November market reportBack
An October plummet in domestic nonfat dry milk spot prices means protein powder markets are the talk of the industry.
The drop-off comes after months of relative stability in the market. After hitting a high of $1.0525 in early January, the market wavered in a range of $0.7900 – 0.9000 all spring. Then, in mid-June, it settled into a trading range of between $0.8050 and $0.8800 and stayed there until Oct. 10. That’s when a breakout sent prices down five cents in nine days.
It’s odd for this to happen in October. Normally, this is the time to prepare for holiday orders and the next year’s contracts. That activity sends signals to the market responsible for its cyclical wintertime peak.
But none of those signals has come, markets remain weak and we’re digging in to try to explain what’s happening. We think it’s due to the factors explained below:
Lifting EU quotas
Perhaps the lifting of milk production quotas in the European Union in 2015 is partly responsible for markets as they stand more than two years later. Under the quotas, farmers were penalized for producing too much milk. On the flip side, this cap on supplies kept prices stronger than they would have been with dairies free to produce all they wanted.
But EU leaders saw struggles on the horizon due to population growth, so the quotas were lifted. European Commission statistics show that herd sizes increased immediately. Official milk production data for 2016 —the first full year without the quotas— should be available next month. But signs are pointing to what we all assumed would be the case: With no quotas in place, production increased alongside growth in herds.
Supply and demand
Global milk production has been strong in recent years. For example, U.S. milk production has increased 14% in the last decade. European milk production ceilings were bumped upward each of the last few years leading up to the quota suspension, something the European Commission called a “soft landing.” Milk production in New Zealand slowed last year for the first time in almost a decade, but it’s poised to bounce back and break national records by the end of the 2017-2018 season.
But, aside from a shortage of butter in Europe that’s keeping prices in that market strong, worldwide demand for dairy products largely has not kept up with bulging supplies. With extra milk on hand and no better prices to be paid in other markets, handlers have chosen to convert to powder and the extended shelf life it affords.
Intervention policy shift
One of the ways the EU weakens the blow of wild market shifts is a “public intervention” policy of buying up stores of products. With production so high, and the decision to convert to storable powder so widespread, the Intervention Commission has regularly bought and held large stores of nonfat dry milk to keep prices from bottoming out in recent years.
In fact, in April 2016, almost exactly a year after milk quotas were suspended, the public intervention ceiling for skim milk powder was doubled.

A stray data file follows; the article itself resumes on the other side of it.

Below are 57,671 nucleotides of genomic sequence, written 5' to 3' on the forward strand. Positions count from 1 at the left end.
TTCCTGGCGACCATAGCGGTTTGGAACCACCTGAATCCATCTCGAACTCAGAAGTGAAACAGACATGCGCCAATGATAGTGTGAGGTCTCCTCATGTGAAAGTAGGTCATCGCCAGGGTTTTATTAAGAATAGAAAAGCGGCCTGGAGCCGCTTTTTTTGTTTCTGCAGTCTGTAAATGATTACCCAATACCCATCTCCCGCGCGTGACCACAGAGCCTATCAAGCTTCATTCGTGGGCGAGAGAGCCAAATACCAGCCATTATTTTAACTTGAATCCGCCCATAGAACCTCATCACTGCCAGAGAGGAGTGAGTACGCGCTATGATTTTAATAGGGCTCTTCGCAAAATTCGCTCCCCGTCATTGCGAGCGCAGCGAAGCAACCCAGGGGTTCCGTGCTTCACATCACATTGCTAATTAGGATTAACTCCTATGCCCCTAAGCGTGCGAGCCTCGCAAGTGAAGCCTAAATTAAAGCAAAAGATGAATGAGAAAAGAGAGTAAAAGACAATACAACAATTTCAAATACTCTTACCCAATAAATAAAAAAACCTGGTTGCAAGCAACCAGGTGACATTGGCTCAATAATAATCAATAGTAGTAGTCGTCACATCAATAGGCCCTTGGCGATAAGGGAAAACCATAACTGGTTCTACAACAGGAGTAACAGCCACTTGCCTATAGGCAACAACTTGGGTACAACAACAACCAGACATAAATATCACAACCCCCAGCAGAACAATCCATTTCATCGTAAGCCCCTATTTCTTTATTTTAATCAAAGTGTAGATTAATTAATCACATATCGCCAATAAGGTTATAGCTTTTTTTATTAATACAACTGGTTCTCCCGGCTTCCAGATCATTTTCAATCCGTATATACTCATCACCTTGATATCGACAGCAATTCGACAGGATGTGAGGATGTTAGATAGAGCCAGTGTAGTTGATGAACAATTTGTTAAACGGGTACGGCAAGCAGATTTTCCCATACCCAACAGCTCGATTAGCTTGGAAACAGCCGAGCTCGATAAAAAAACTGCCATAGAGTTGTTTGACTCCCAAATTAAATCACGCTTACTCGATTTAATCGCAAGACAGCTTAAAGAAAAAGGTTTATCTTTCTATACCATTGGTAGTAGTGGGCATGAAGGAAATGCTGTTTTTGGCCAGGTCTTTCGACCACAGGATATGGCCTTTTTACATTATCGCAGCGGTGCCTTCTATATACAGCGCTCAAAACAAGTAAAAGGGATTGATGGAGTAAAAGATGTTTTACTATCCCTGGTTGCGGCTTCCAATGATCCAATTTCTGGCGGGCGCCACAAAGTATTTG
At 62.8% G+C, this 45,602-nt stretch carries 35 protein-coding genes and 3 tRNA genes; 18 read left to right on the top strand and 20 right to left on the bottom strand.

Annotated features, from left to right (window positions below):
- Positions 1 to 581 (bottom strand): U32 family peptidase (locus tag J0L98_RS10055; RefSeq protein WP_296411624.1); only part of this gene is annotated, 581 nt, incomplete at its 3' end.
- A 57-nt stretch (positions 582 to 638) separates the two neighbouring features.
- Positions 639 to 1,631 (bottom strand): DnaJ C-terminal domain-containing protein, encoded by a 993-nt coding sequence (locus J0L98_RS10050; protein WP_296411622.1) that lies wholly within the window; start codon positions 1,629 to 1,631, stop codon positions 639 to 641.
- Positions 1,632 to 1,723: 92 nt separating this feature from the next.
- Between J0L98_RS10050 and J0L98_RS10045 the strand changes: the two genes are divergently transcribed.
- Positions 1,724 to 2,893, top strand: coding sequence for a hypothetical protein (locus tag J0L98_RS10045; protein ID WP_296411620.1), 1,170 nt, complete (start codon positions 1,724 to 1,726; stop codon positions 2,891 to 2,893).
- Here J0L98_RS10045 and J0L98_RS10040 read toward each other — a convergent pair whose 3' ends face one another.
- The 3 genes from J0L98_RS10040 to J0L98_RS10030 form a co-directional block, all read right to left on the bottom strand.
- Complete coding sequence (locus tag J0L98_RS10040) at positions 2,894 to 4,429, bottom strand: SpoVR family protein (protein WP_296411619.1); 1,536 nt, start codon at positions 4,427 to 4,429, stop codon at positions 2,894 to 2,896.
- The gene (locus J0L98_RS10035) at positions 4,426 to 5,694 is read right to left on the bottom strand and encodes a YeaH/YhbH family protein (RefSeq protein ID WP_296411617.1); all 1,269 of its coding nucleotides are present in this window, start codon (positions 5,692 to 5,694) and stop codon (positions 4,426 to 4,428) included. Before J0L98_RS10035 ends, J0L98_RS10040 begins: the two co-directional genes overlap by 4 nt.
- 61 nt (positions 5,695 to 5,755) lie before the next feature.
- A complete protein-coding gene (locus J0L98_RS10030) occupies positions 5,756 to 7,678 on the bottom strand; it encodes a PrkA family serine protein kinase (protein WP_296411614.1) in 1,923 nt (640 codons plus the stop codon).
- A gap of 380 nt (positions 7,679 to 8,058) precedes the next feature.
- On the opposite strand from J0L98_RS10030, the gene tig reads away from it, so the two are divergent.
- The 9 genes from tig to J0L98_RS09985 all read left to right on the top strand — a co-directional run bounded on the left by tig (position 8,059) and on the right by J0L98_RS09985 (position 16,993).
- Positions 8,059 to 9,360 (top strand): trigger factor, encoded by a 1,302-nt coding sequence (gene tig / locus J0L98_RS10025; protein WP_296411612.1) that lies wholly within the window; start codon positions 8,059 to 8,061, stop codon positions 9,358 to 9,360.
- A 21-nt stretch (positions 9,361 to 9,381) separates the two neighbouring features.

But the Commission announced this fall it intended to offload around 125,000 tons of its aging SMP stocks in the near future via tender. The EU intervention program closed for the season at the end of September. Commissioner Phil Hogan has hinted at potential changes to the system upon its reopening in March 2018.
A few things being discussed are setting the buy prices to zero, yet creating tenders based upon current market conditions for future purchases and capping the amount the Commission will purchase. World market prices plummeted on Hogan’s comments, sending a strong signal to the U.S. that resulted in the price washout we saw in early October.
What we’re watching
With nonfat dry milk prices so low, and without any signals indicating things will change, we’re keeping keen eyes on futures markets in 2018. Currently, domestic dairy markets are lackluster at best. Butter prices remain comparatively strong but are eroding. How low will they go? And will the cheese price follow suit?
Even though sending milk to Class IV processors for conversion to storable powder has long been a defensive maneuver for the industry in times like these, it may not be effective this time around. For one thing, there’s already more milk flooding markets than we know what to do with. All segments of the market —from Class I down to Class IV— are already flush with product. For another, those strong butter prices mean milk has been shuttled to that market to take advantage. The side effect is that heightened butter production has resulted in a corresponding glut of solids.
Domestic NFDM dry storage data paint the rest of the picture: In each of the last two years, product in storage peaked in July. There were 270 million pounds of NFDM stockpiled in 2015, and 257 million pounds for July 2016.
This July, though, there were 296 million pounds of NFDM in storage, and stockpiles have continued to soar since then. In September, the most recent month for which data was available, 321 million pounds of NFDM sat in warehouses. That’s despite data showing NFDM production in the U.S. keeping pace with —if not exceeding— production in each of the last two years.
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